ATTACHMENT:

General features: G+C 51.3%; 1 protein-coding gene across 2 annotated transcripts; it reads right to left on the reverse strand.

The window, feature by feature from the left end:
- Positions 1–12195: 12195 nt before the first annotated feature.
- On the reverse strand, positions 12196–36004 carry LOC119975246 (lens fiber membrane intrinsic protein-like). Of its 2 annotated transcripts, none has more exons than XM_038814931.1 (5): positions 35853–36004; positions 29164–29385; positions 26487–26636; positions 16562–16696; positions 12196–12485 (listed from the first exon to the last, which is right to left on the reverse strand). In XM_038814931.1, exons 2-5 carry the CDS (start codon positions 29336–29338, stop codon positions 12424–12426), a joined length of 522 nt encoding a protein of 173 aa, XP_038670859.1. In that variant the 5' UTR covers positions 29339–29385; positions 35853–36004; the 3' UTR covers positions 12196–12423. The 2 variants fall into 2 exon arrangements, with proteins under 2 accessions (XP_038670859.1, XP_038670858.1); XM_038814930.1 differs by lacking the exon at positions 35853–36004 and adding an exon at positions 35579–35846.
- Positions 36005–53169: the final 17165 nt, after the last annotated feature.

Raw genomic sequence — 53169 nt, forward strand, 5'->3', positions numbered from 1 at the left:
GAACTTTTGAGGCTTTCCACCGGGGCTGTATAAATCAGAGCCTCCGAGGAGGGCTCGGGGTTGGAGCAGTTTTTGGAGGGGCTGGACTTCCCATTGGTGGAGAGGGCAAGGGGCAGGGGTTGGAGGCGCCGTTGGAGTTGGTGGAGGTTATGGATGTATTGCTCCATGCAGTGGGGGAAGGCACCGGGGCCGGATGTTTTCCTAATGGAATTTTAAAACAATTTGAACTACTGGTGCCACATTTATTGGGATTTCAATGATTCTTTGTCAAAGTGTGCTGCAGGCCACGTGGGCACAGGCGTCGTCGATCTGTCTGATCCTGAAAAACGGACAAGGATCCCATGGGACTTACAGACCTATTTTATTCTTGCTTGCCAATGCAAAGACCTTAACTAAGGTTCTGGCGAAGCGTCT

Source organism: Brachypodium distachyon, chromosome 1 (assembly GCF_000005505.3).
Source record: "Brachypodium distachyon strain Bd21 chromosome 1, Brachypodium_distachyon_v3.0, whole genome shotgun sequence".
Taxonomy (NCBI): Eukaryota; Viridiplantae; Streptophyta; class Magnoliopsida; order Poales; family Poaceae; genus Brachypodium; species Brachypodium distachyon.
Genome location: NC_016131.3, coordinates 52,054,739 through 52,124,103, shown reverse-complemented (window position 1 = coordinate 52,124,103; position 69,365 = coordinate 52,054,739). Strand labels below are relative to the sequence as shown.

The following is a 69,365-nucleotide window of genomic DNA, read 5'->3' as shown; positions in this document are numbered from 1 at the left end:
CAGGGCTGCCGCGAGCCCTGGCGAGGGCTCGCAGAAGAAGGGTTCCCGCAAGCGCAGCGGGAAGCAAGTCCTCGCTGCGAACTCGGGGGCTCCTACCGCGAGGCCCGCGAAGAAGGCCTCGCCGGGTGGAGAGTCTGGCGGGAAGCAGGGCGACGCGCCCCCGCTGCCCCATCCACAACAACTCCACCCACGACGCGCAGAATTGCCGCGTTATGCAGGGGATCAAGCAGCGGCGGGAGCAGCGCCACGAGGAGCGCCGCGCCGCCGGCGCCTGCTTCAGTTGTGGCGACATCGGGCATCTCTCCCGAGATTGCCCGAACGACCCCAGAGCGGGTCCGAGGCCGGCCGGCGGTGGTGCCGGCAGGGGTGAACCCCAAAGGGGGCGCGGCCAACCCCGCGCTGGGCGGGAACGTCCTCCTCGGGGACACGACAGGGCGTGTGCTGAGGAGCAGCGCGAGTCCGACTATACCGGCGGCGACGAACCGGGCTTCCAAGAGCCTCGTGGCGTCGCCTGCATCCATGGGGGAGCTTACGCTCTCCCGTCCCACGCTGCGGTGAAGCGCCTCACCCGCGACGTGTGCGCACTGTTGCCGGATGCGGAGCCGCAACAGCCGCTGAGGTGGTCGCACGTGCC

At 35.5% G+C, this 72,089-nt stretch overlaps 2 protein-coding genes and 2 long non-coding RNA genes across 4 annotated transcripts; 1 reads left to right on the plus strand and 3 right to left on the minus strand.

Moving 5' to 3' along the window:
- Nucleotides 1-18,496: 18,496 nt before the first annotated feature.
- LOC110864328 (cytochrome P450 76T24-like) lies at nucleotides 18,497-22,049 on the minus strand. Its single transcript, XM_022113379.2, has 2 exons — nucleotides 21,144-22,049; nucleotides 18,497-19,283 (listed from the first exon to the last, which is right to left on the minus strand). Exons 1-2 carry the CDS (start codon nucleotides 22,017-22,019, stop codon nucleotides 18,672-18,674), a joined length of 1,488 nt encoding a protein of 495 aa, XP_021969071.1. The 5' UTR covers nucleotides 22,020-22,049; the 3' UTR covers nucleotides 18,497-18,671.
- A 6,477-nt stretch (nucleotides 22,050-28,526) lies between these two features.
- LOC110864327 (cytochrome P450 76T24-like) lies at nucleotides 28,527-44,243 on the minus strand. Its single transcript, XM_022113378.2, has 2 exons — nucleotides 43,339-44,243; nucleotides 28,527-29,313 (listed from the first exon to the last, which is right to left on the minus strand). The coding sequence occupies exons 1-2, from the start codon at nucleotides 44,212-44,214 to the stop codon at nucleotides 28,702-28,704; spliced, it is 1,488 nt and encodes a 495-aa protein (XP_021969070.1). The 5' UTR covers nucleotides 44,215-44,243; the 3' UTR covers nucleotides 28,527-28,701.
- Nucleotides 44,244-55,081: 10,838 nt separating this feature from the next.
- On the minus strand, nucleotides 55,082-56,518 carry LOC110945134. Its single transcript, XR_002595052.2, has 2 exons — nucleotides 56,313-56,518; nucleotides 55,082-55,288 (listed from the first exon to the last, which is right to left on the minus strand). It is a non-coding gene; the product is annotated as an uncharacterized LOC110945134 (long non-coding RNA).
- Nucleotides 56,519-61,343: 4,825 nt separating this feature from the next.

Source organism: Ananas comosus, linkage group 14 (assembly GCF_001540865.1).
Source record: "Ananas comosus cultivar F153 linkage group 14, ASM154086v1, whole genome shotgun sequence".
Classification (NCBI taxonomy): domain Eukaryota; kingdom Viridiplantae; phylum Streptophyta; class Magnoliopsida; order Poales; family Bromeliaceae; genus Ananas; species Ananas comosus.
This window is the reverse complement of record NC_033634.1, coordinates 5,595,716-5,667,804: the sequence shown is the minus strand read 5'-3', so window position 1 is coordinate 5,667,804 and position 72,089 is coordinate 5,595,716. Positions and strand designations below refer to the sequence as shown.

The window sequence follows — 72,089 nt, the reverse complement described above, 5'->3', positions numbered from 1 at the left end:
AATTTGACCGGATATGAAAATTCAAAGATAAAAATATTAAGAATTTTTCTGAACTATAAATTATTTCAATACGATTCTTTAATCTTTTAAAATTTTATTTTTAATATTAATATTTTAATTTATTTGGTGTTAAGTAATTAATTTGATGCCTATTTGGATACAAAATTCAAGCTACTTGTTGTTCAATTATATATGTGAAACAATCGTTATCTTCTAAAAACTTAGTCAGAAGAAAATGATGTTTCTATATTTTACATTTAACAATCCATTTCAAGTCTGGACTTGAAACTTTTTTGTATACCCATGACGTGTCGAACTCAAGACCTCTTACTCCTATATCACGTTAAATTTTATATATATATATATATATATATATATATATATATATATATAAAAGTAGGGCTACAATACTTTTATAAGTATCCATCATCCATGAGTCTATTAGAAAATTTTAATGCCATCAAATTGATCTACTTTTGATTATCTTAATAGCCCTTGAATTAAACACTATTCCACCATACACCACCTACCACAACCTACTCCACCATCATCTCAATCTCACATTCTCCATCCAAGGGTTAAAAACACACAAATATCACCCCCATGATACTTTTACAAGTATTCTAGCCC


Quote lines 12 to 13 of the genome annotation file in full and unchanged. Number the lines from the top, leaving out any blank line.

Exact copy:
The following is a 69,365-nucleotide window of genomic DNA, read 5'->3' as shown; positions in this document are numbered from 1 at the left end:
CAGGGCTGCCGCGAGCCCTGGCGAGGGCTCGCAGAAGAAGGGTTCCCGCAAGCGCAGCGGGAAGCAAGTCCTCGCTGCGAACTCGGGGGCTCCTACCGCGAGGCCCGCGAAGAAGGCCTCGCCGGGTGGAGAGTCTGGCGGGAAGCAGGGCGACGCGCCCCCGCTGCCCCATCCACAACAACTCCACCCACGACGCGCAGAATTGCCGCGTTATGCAGGGGATCAAGCAGCGGCGGGAGCAGCGCCACGAGGAGCGCCGCGCCGCCGGCGCCTGCTTCAGTTGTGGCGACATCGGGCATCTCTCCCGAGATTGCCCGAACGACCCCAGAGCGGGTCCGAGGCCGGCCGGCGGTGGTGCCGGCAGGGGTGAACCCCAAAGGGGGCGCGGCCAACCCCGCGCTGGGCGGGAACGTCCTCCTCGGGGACACGACAGGGCGTGTGCTGAGGAGCAGCGCGAGTCCGACTATACCGGCGGCGACGAACCGGGCTTCCAAGAGCCTCGTGGCGTCGCCTGCATCCATGGGGGAGCTTACGCTCTCCCGTCCCACGCTGCGGTGAAGCGCCTCACCCGCGACGTGTGCGCACTGTTGCCGGATGCGGAGCCGCAACAGCCGCTGAGGTGGTCGCACGTGCC